The U.S. Department of Energy has published the latest edition of its biannual report, Energy Savings Forecast of Solid-State Lighting in General Illumination Applications, which models the adoption of LEDs in the U.S. general-lighting market, along with associated energy savings, based on the full potential DOE has determined to be technically feasible over time. The new report uses an updated 2016 U.S. lighting-market model and extends the forecast period to 2035 from the 2030 limit that was used in previous editions.
Among the findings:
• By 2035, LED lamps and luminaires are anticipated to hold the majority of lighting installations for each of the niches examined, comprising 86% of installed stock across all categories (compared to only 6% in 2015).
• Annual savings from LED lighting will be 5.1 quads in 2035, nearly equivalent to the total annual energy consumed by 45 million U.S. homes today, and representing a 75% reduction in energy consumption versus a no-LED scenario.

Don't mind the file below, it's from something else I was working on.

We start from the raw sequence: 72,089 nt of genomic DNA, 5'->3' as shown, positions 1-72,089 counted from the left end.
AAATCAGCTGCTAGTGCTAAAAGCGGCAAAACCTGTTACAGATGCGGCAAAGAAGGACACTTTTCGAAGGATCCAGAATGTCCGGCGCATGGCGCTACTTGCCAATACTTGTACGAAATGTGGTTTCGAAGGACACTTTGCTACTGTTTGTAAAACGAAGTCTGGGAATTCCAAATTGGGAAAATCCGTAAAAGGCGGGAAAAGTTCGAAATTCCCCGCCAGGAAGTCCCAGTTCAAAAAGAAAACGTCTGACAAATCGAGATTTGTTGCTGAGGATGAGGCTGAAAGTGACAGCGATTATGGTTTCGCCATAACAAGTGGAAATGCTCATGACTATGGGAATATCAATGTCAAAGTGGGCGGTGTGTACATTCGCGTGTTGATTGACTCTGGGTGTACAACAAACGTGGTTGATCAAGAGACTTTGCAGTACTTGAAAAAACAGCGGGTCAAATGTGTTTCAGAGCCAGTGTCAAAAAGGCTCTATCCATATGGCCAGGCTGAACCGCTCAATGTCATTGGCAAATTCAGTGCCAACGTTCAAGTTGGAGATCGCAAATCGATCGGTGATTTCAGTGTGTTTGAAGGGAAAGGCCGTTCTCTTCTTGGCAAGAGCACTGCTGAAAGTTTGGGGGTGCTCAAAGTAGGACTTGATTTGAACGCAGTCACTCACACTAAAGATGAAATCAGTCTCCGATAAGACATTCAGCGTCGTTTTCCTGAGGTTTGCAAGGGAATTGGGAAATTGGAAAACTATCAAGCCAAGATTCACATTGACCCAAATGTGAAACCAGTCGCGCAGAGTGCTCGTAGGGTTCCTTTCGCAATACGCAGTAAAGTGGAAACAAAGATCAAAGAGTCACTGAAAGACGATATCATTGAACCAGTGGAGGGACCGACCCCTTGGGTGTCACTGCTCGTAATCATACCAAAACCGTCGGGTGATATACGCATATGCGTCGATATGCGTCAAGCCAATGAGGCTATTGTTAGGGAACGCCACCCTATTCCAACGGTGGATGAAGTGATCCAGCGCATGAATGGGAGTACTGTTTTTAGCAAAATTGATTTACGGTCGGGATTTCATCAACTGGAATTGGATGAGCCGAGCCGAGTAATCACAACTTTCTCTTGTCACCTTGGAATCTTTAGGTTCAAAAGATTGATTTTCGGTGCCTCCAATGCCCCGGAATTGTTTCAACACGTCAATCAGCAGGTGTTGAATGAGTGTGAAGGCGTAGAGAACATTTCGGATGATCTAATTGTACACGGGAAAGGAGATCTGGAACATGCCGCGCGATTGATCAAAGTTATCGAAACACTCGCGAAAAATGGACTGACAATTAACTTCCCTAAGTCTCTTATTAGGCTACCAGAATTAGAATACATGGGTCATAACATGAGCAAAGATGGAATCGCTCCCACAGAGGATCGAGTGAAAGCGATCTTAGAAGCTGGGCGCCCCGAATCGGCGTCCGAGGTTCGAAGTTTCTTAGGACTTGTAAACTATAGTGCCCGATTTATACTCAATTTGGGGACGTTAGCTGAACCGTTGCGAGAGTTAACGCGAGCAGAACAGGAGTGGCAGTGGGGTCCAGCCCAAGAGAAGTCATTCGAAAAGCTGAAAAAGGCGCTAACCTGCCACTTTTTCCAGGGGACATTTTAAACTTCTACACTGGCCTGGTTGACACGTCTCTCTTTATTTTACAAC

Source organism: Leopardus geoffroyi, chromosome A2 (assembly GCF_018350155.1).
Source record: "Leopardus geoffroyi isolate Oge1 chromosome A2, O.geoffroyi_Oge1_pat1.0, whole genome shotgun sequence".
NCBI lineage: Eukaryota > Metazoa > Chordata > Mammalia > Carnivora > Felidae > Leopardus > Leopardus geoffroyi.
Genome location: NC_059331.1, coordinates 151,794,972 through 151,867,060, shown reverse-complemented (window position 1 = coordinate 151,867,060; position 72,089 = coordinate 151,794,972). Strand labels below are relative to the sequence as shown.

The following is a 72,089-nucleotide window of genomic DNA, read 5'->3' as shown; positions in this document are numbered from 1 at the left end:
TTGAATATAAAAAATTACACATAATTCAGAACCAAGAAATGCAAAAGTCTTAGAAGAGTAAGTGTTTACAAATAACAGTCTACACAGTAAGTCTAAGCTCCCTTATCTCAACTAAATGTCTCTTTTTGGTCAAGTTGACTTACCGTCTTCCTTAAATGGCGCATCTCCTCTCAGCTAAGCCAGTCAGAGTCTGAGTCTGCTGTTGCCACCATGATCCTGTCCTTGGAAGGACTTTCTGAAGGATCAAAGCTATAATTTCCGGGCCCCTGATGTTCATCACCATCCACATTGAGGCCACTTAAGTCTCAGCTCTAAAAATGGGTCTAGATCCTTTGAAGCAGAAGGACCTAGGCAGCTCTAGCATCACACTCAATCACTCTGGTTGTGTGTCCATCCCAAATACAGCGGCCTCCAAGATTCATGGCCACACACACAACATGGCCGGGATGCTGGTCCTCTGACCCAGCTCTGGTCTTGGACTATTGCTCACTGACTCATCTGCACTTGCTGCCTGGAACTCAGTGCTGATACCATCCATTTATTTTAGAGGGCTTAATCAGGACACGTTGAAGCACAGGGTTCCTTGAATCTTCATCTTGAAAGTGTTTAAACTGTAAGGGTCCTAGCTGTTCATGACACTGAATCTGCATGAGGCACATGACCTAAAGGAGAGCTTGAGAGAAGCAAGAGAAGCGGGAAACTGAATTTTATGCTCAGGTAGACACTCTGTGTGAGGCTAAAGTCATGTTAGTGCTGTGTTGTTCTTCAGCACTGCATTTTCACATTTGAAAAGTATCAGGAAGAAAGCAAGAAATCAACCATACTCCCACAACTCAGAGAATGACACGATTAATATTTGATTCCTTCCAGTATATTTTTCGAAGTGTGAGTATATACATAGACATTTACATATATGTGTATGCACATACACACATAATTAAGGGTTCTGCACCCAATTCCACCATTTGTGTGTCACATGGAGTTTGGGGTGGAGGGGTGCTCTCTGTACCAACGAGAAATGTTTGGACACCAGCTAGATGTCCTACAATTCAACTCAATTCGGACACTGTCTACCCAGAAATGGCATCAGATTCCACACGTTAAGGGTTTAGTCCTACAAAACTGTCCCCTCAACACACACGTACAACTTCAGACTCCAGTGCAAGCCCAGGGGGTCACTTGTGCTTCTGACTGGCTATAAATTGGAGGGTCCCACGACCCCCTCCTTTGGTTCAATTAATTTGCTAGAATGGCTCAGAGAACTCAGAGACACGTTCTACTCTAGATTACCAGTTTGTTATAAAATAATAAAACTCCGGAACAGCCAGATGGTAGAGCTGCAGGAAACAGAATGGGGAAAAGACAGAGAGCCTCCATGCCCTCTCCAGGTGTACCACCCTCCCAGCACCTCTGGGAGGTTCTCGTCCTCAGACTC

• Most of the 5.1 quads of projected energy savings by 2035 will be attributable to two commercial lighting applications (linear and low/high-bay), one residential application (A-type), and one that crosses both residential and commercial (directional). Connected lighting and other control technologies will be essential in achieving these savings, accounting for almost 2.3 quads of the total.
• From 2015 to 2035, a total cumulative energy savings of 62 quads — equivalent to nearly $630 billion in avoided energy costs — is possible if the DOE SSL Program goals for LED efficacy and connected lighting are achieved.
For a closer look at the findings, download the full report.